I feel like I don’t know where to start. I have so much to say and I just want to blurt everything out. Most of it I want to blurt out of order. I think this is why I am a better writer than a speaker.

In May 2019, I applied for a Legacy Retreat with Inheritance of Hope. I had heard about this nonprofit from one of my MBC support groups on Facebook. I actually started my application process in April. It took me a very long time to work on one of their requirements: writing letters to my family. I kept putting it off. I couldn’t seem to come up with the words. I will need to do them over. I will speak more on this later.

In July 2019, I got a call from Heidi on our way back from Seattle. She asked me a few questions and gave me a lot of information about what the retreat would entail. I had decided on the 2020 February Orlando one and was happy to find out that was the one for people with metastatic breast cancer.

We would meet in support groups everyday. Patients and caregivers, kids according to their ages. We would not just be dropped off at the theme parks and left to our own devices. Volunteers would be with us to help with kids, carry items, and so on. Main meals would be provided. Flight tickets and hotel fees would be taken care of.

I was a sobbing mess by the time I hung up the phone. It was so much more than I had expected.

February took forever to get here.

We arrived in Orlando on January 30. Our hotel would not be ready for us until January 31, so IOH put us in another hotel for the night. We were super exhausted and hungry. We ordered Applebee’s through Doordash. It was pretty awful. I knew the fries probably wouldn’t be great, but we were missing two orders of fries. Sol’s burger was missing its top bun. I’m not sure how that happens.

The kids were pretty happy to just go to sleep.

In the morning, after breakfast, our volunteers came to get us. There were a lot more of us staying in the hotel than I had guessed. We all boarded a bus. The volunteers put our luggage in the storage area. They were serious about making us let them help.

We took a little bit of time to settle in. Gabriel left with Rob, one of our volunteers, to buy swimming suits for the boys. Rob took the boys swimming and I just had to relax in a giant hammock. The boys had a blast.

The boys, including Gabriel, got to check out the hotel arcade. I think I took Max at that time to get a snack in the hotel Starbucks. We were both a bit peckish.

At around 3:00, we went back to the room to prepare for our family photo session.

I always kind of dread family pictures. My boys are wild and embrace that wildness. To the point that a lot of pictures are blurry. Jesse once had to get dental x-rays 5 times because his x-rays were blurry. It’s kind of an issue. I deal with it by reminding myself that the imperfect pictures are really the perfect pictures for us. I love those pictures more. I also love to laugh about them.

Our photographer was incredibly patient. We did a lot of walking around the pool and garden area. It was lovely. We had fun and managed to get a lot of really nice pictures. I also got a lot of pictures of my boys playing. One is evidence of Sol booping Sam on the nose. Caught ya, Bubba.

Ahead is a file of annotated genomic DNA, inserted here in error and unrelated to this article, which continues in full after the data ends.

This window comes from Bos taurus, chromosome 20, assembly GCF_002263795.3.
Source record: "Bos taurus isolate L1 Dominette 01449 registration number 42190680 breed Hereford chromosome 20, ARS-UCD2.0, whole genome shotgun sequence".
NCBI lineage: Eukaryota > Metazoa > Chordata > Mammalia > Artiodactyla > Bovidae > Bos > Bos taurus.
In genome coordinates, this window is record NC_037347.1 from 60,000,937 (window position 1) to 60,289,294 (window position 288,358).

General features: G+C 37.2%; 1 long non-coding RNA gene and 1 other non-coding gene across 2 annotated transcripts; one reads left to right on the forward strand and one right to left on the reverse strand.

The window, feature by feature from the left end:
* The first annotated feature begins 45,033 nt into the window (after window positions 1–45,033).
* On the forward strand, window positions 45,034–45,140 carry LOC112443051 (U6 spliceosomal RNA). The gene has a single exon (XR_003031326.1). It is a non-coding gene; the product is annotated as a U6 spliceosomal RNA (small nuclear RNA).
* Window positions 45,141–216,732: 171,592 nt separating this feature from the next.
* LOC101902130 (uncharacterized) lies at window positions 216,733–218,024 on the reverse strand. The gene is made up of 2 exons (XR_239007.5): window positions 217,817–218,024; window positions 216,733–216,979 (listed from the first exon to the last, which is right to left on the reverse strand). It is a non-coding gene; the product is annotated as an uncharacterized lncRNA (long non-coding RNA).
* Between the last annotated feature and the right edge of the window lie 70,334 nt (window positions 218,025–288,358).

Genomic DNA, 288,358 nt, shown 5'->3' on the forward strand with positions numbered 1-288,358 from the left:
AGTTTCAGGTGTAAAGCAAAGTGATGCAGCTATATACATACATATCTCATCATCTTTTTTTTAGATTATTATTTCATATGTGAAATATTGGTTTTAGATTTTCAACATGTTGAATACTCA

At 4:30, we were introduced to our Sessions. Gabe and I were in our own group, Sol was in the 14+, Sam and Jesse were in the same group, and Max was with the preschoolers.

I didn’t know what to expect. I had never been in a group with this many MBC patients. I figured we would discuss ourselves and it would be pretty light. Nope. I was near the end of the introductions and was already emotional from hearing the stories of the other moms and caregivers. I hate crying and I hate crying in front of other people. I just couldn’t hold it in.

The deluge was something I needed. I haven’t allowed myself many moments of crying in anger or fear or sadness. I felt like I needed to be strong, put on a good face, show my kids and the world that I am okay. I let out 3 1/2 years worth of tears in front of strangers. Probably because they intimately understood the frustrations I felt. I wasn’t happy about the tears, but I felt much better for it.

My mom had arrived by the time we were out of our sessions. I was not able to set up a lot of the same things for her that had been set up for me. Our dinner, for instance. She didn’t mind. Dinner was loud and busy.

At 6:30, we went to the fanciest, most casual, formal dinner ever. On my way into the ballroom/dining room, I mentioned to a volunteer that I was feeling really chilly. Less than 10 minutes after I sat down, I was draped in a blanket. These people don’t mess around.

We ate a four course meal, all of it delicious. We were introduced to people involved in creating our retreat. Elsa, Mickey Mouse, Minnie Mouse, and Buzz Lightyear made appearances. We made jewelry with the Kendra Scott people and got a few freebies from the Dillards folks.

The cheesecake was exceptional.

Jesse and Max had a blast dancing to the music. The little kids didn’t eat much of their food. There were so many distractions. I couldn’t complain. I knew how they felt.

Our first day on the Legacy Retreat had been practically nonstop and filled to the brim with activities. We left the ballroom maybe a touch early, but none of the kids complained about leaving. I was pretty thankful Nana Jan was there to help get the kids in bed. It didn’t take a lot, really. They collapsed and slept well.